All four of us had a fantastic time. We ate ice cream. We met firefighters. We watched a pirate show. We ran into many friends. We got (henna) tattoos.

And, yes, we even did some driving.

Driving at the fair









Driving at the fair








Driving at the fair







Already looking forward to next year…

Note that we wanted to catch the Sounder, but there are only two southbound trains in the morning–at 6:10 and 6:50 AM (too early!). The next train south isn’t until 3:15 PM (too late!).

Catching up, part II

• Metro gave a preview of the new Rapid Ride buses on Tuesday.

A KC Metro Rapid Ride bus(Photo credit: Seattlepi.com)

Sexy, no? The interiors aren’t bad, either.

And the agency had some more good news*:

…acting FTA Administrator Matt Welbes announced his agency is immediately releasing $13.8 million dollars to help fund the acquisition of new articulated hybrid-electric coaches and other system improvements to support Metro’s first RapidRide line. The funding will help pay for 16 new buses, various station and shelter enhancements and real-time information systems for the “A Line” serving the cities of Tukwila, Sea Tac, Des Moines, Kent and Federal Way beginning in 2010.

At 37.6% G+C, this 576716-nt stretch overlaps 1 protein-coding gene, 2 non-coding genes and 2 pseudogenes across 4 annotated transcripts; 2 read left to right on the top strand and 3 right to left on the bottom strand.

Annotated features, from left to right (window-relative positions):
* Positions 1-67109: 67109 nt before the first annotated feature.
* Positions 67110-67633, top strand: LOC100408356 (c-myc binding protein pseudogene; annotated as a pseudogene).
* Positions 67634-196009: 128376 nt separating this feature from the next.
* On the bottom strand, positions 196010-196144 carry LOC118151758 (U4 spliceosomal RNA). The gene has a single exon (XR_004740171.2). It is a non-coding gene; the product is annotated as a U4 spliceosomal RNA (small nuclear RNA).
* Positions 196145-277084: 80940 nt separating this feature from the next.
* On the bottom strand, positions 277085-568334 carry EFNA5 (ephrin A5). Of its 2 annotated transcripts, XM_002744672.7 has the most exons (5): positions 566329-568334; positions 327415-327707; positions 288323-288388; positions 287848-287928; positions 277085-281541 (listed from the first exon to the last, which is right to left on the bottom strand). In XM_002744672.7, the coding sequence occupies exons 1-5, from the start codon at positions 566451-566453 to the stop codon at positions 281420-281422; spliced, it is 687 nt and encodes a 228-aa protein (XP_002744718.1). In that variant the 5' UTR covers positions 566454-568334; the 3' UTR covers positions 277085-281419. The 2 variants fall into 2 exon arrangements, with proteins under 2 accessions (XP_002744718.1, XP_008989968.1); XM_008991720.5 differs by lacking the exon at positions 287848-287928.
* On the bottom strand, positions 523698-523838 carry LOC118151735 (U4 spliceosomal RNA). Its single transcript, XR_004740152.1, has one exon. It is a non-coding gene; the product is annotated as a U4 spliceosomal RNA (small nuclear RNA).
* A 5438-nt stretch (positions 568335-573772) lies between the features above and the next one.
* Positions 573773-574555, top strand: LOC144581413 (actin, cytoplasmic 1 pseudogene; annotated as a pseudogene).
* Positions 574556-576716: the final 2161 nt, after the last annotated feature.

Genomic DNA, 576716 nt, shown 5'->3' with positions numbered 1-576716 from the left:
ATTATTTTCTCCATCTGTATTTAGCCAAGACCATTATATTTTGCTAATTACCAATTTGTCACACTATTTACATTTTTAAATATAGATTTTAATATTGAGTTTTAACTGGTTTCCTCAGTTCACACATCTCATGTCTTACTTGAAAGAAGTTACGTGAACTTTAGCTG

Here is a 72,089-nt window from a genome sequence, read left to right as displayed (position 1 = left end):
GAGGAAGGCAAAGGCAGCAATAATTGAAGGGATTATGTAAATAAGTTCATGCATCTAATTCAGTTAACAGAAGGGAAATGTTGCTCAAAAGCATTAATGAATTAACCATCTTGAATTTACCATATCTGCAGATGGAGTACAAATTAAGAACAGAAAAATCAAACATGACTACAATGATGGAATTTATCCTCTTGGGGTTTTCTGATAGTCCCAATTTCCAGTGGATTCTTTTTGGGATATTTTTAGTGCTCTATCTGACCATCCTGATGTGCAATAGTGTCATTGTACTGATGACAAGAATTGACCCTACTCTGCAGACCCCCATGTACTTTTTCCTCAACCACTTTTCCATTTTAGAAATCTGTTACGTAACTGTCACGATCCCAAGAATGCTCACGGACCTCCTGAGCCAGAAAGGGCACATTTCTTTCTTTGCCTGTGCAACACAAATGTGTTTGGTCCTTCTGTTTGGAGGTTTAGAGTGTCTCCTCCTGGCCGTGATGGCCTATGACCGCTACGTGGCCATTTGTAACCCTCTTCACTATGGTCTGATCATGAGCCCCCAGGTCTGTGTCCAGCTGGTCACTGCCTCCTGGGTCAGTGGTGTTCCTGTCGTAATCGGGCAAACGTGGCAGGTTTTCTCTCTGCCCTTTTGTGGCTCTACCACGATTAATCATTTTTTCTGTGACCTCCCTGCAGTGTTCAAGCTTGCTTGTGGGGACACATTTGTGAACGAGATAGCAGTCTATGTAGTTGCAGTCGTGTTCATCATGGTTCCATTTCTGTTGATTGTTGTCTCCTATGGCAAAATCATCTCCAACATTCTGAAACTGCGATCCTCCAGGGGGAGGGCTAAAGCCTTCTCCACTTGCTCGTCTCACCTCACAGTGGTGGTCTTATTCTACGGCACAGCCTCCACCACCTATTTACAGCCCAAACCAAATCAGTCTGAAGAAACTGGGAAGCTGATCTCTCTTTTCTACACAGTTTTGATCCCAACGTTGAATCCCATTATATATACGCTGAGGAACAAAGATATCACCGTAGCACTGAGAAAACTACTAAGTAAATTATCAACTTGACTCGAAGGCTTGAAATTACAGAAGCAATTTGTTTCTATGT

This is a good thing, since KC Metro is beyond broke at this point–and in the process of trying to figure out which existing service to cut.

•If you’ve got 10 minutes to spare, watch the Streetfilm, “The Search for the Zozo.” I won’t even try to explain it. I’ll just say that it’s a bit different from the usual Streetfilms fare, and, if you’re in the mood for silly (Who isn’t these days?) it’s worth the watch.


• Pierce Transit driver Brentt Mackie won first place in the American Public Transportation Association’s annual Bus Roadeo. (Yes, people, there is really such a thing.)

From an APTA press release:

Lakewood, WA – For the second time in three years, Pierce Transit Bus Operator Brentt Mackie has been awarded the First Place trophy in the 40-foot Transit Coach Division at the 2009 International Bus Roadeo that just concluded in Seattle.